This year is the first that Peacebuilders Camp has included a session over July 4th, so we took it as an opportunity to try out some new programing on a right that we’ve never covered before: Article 15 of the Universal Declaration of Human Rights, the right to a nationality. Like every right we discuss, we explore why it’s important enough to be included in the UDHR, and then consider who is at risk of being left out of that right. These questions were a stretch for our 11- and 12-year old campers, but by the end of the day, they had gained a lot of knowledge and awareness of history, current events, and world issues.
In the morning, counselor Edgar, a “DACA-mented” immigrant shared his family’s immigration story and the challenges that he has faced growing up without a clear nationality. One of our campers shared her own family’s struggles with similar issues. For campers who have never thought about one of their peers being affected by the current immigration debate, this discussion was eye-opening. U.S. born, immigrant, and refugee campers alike considered questions like, “Is your nationality the same as your parents’?” and “When someone moves to the United States, should they be expected to adopt U.S. culture?” We also played a Jeopardy-style game with questions about different nationalities, and some questions from the U.S. citizenship exam. If you’re wondering if you’re smarter than a Peacebuilders Camper, try out some of these questions:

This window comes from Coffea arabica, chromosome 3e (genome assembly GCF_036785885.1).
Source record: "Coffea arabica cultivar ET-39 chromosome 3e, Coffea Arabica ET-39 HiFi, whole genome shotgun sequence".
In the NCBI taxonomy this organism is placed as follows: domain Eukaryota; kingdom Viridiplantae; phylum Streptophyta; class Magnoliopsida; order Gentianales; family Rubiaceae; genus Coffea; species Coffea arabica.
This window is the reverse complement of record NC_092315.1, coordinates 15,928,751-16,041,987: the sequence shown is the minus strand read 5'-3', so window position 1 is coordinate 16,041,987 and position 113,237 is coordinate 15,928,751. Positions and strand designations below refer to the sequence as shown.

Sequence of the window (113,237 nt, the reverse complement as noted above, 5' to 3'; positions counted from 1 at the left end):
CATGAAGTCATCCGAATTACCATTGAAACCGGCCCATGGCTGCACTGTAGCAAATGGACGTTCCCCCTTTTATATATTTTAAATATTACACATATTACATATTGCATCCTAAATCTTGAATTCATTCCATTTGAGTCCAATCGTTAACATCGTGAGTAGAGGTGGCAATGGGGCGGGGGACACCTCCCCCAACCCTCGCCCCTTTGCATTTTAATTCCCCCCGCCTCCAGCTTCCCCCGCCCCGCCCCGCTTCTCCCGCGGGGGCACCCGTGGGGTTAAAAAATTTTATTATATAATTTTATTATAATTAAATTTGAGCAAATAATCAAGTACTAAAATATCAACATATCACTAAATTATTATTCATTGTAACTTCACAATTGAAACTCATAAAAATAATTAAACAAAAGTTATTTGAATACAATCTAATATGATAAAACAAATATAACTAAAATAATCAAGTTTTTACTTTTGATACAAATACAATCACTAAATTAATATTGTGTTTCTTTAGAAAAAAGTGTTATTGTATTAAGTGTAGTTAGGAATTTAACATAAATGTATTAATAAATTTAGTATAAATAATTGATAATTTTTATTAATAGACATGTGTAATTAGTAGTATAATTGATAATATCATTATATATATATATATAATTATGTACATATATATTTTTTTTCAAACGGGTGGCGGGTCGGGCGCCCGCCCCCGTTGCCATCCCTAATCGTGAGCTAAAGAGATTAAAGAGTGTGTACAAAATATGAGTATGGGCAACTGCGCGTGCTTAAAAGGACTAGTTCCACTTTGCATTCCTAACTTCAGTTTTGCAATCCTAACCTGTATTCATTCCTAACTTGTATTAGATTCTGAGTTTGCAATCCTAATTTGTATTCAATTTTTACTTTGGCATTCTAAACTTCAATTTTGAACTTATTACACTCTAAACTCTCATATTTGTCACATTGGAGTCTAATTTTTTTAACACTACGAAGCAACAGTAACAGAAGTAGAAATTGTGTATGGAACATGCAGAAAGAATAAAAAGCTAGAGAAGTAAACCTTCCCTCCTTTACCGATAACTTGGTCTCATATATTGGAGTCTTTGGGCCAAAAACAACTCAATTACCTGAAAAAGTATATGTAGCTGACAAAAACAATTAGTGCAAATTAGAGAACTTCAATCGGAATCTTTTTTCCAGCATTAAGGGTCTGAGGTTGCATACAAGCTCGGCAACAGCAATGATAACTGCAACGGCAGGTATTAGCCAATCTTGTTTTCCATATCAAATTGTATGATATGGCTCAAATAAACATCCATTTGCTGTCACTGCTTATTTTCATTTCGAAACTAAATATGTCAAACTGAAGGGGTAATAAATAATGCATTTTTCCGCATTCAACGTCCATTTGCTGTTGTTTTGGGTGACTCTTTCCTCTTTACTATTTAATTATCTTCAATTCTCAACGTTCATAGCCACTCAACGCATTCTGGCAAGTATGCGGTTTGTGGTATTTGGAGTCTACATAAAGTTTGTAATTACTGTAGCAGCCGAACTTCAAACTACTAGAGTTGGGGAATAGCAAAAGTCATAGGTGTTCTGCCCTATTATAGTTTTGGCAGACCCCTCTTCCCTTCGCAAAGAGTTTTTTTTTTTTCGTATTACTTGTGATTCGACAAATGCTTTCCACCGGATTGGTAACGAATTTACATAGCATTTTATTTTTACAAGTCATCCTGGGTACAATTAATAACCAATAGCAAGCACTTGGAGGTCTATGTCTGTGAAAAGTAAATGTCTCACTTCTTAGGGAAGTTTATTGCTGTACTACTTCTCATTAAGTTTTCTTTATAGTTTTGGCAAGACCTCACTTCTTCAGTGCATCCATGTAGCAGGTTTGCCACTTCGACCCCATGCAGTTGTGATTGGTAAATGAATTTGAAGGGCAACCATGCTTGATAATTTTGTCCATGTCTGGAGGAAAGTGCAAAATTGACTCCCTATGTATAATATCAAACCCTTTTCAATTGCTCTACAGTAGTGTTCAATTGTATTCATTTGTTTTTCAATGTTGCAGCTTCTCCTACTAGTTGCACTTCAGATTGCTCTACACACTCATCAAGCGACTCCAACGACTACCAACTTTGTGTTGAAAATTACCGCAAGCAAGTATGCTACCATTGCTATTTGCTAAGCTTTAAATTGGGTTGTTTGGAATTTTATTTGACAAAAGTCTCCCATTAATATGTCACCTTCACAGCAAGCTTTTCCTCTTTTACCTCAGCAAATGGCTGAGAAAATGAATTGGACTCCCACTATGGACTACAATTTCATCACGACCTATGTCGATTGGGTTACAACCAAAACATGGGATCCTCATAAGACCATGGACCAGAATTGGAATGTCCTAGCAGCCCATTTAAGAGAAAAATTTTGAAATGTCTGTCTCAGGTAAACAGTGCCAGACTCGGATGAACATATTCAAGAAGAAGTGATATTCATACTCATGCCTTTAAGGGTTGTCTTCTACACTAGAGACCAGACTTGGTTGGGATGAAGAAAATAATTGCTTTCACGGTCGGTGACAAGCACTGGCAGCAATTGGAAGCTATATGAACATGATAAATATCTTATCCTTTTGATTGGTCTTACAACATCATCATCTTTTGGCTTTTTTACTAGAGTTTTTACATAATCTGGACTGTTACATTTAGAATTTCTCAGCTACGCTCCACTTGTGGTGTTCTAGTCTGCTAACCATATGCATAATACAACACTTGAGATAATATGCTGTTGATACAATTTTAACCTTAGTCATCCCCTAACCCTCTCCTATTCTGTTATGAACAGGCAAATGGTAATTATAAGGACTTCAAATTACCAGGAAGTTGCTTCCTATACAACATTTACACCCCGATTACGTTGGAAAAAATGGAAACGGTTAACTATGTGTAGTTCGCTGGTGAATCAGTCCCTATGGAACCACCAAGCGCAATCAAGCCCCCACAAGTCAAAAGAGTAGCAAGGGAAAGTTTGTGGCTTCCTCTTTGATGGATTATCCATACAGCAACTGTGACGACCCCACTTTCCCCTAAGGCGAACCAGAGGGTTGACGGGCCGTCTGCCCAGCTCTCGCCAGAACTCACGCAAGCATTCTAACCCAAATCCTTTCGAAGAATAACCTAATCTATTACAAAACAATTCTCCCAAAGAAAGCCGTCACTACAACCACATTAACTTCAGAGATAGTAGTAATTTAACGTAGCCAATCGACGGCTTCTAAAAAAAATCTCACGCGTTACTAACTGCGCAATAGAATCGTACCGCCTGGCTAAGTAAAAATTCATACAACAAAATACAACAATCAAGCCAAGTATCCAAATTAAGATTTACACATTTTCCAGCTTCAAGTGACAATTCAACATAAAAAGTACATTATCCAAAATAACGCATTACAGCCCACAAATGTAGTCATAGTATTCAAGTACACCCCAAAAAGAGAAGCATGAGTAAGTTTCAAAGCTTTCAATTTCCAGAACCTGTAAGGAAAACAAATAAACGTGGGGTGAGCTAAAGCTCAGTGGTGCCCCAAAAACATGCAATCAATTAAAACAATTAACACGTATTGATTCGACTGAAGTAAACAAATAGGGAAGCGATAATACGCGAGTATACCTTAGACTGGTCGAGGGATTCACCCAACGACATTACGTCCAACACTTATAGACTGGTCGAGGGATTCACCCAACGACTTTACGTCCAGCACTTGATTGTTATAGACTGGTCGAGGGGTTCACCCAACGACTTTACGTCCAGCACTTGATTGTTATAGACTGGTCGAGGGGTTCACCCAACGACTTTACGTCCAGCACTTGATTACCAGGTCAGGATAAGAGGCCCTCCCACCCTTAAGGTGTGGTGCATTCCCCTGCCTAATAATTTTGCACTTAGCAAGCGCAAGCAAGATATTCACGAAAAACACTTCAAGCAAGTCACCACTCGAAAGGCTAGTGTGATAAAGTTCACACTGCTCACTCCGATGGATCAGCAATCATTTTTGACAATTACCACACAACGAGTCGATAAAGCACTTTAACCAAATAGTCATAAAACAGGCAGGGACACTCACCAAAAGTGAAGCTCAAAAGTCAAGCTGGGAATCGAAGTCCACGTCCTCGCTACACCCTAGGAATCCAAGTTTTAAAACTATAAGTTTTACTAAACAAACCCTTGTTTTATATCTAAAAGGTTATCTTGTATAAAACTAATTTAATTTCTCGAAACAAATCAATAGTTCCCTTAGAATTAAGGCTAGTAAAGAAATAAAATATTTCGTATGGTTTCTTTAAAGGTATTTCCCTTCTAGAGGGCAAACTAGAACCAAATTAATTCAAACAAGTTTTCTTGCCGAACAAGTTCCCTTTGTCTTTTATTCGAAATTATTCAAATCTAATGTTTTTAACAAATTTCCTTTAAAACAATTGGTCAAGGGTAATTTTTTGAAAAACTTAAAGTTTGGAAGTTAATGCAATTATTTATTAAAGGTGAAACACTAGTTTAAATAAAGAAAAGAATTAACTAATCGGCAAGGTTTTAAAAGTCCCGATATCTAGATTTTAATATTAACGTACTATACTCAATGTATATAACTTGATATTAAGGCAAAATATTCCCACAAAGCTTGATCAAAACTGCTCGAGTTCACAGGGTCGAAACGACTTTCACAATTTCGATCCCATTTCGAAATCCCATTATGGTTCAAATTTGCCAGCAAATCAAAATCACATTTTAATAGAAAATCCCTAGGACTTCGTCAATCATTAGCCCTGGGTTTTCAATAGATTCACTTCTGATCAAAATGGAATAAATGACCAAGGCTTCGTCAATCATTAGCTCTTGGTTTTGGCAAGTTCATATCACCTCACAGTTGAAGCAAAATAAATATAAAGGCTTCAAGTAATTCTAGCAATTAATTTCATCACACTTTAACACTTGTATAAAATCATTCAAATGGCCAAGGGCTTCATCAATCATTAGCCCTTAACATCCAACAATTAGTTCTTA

- What nationality do we have to thank for haggis?
- Where would you be able to spend a quetzal?
- What does the C-A in “DACA” stand for?
- If both the President and Vice President are unable to serve, who becomes president?
In the afternoon, we broke into six cooking groups to prepare dishes for our international dinner. Working with staff, the groups prepared foods from Congo, China, Spain, Uruguay, Croatia, and Israel/Palestine. Besides making the foods, campers made replicas of each country’s flag, researched interesting facts about the country, and decorated tablecloths featuring these facts and symbols. Koinonia community members joined in with dishes from Ireland and Morocco, and we all feasted our way from country to country.
After dinner, our guest Miranda Knowles shared with campers and Koinonia members as well about the organization Ultimate Peace. (Many thanks as well to Miranda’s husband Matthew, who led the Croatia cooking group!)
Miranda explained in simple terms the roots of the conflict in Israel/Palestine, and how the Palestinians are one group who may not feel that they enjoy their right to a nationality. Ultimate Peace’s goal is to bring Israelis and Palestinians together through sport so that they can practice working together instead of at odds with one another. And the sport that is so well-suited to this purpose, Miranda explained, is ultimate Frisbee. So, naturally, we soon found ourselves out on the soccer field throwing Frisbees and learning the rules of ultimate. Campers, staff, and friends joined together for a spirited game, and it was easy to see how this activity could indeed be a tool for peacebuilding.
Fireworks with the Koinonia community rounded out our very full, very first Peacebuilders Camp Independence Day. Important issues were discussed, delicious foods were prepared and enjoyed, and new friendships were deepened. Sounds like a day worth repeating!